Google AI creates dreamy images from artificial neural networks

Artificial neural networks (ANN) are the driving force behind speech recognition and image classification. ANN process images, isolating the definitive essence of an image from background noise. It's one method that Google's image search uses to tell the difference between similar images, like forks and knives. The networks need to learn that forks have tines to differentiate them from knives. Google uses these networks to manage the vast array of images that flow through its database, and it is always tweaking the mathematical models to create more precise image identification. The result of the latest experiments in ANN parameters is a batch of images that are downright trippy

In 2012, Google's neural networks were just advanced enough to identify cats on the internet. The process has come a long way since then. Take a look at what else Google can identify, below.

Researchers can adjust the parameters to make sure the neural networks understands that a banana, for example, will be yellow, in a curved oblong shape. It could be oriented in the image a number of ways, but the essence of the image is preserved. The neural networks don't always get it right. Without the proper parameters, networks include various kinds of "noise" along with the image. AS most pictures of a dumbbell have an arm pumping iron, one network deducted that dumbbells must have arms, and at no dumbbell image is complete without a flesh-toned appendage.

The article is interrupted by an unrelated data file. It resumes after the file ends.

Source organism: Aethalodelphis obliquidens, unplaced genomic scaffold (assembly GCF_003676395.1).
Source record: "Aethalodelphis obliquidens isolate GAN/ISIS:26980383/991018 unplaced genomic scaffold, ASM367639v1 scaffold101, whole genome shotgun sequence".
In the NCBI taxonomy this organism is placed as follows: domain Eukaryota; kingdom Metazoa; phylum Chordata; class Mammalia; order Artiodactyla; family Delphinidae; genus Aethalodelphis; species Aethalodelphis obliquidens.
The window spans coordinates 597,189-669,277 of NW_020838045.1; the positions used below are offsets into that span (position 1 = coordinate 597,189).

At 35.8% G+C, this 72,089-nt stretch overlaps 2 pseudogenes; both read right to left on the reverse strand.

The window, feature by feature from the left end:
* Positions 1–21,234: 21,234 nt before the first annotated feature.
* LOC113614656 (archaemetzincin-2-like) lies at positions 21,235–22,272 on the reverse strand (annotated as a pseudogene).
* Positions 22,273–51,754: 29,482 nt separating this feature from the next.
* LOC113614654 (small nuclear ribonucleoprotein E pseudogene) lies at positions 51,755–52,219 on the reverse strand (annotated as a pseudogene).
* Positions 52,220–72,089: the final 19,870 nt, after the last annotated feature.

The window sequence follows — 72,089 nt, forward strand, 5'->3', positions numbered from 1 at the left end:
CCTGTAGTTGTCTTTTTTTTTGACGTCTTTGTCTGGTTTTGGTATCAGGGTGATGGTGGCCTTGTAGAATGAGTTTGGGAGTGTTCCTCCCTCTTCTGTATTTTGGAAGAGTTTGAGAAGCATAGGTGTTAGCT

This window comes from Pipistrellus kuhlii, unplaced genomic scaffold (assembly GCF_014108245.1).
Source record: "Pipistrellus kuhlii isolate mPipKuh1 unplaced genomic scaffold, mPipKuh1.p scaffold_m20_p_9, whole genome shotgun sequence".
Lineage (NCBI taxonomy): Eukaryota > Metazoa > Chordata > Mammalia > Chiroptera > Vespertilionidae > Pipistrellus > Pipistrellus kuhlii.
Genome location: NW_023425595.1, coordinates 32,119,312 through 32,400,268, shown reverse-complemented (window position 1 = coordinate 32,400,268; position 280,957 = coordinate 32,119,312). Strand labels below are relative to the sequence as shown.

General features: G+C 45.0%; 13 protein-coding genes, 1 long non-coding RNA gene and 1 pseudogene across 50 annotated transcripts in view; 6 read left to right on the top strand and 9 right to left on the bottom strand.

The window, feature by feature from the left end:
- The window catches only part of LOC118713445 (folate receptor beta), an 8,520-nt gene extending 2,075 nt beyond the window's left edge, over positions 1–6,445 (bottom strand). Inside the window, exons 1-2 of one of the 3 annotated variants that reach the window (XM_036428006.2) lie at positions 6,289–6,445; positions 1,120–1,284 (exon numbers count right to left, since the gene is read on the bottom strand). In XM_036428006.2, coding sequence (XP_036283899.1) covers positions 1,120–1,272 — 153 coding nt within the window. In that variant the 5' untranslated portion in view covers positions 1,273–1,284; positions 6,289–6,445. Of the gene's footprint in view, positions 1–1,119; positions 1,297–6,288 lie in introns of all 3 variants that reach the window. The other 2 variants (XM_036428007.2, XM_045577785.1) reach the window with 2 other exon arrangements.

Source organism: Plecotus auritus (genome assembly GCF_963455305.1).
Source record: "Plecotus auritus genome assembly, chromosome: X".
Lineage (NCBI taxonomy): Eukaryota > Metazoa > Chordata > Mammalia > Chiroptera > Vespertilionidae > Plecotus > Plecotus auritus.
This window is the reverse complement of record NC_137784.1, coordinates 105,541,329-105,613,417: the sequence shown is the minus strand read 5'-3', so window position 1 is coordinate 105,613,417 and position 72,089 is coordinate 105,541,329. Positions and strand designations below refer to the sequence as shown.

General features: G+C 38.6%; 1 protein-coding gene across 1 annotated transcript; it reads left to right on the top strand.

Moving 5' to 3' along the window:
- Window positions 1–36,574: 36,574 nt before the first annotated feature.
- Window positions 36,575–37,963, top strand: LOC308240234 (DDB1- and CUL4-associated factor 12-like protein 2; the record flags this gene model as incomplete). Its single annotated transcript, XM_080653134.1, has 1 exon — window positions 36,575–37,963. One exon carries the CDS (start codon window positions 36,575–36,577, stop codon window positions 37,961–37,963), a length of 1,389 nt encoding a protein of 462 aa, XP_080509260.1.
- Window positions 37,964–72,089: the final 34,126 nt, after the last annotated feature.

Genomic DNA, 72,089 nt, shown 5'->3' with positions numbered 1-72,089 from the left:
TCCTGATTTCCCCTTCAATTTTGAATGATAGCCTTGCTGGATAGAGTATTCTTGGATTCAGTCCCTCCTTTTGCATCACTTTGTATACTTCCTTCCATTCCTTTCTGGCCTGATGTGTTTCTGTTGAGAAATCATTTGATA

These hallunication-like images are the output from repeated feedback loops within neural networks. Like a computational game of "telephone," the image you start with doesn't exactly mirror the final image. The ANN was tasked with isolating patterns from white noise. As the image passed through earch layer of the ANN, it became more distorted as each neuron tried to distill the essence of the image.

Google researchers continue to develop these neural networks. If these dreamy images are any indication, Google dreams of electric sheep.

Source: Google Research Blog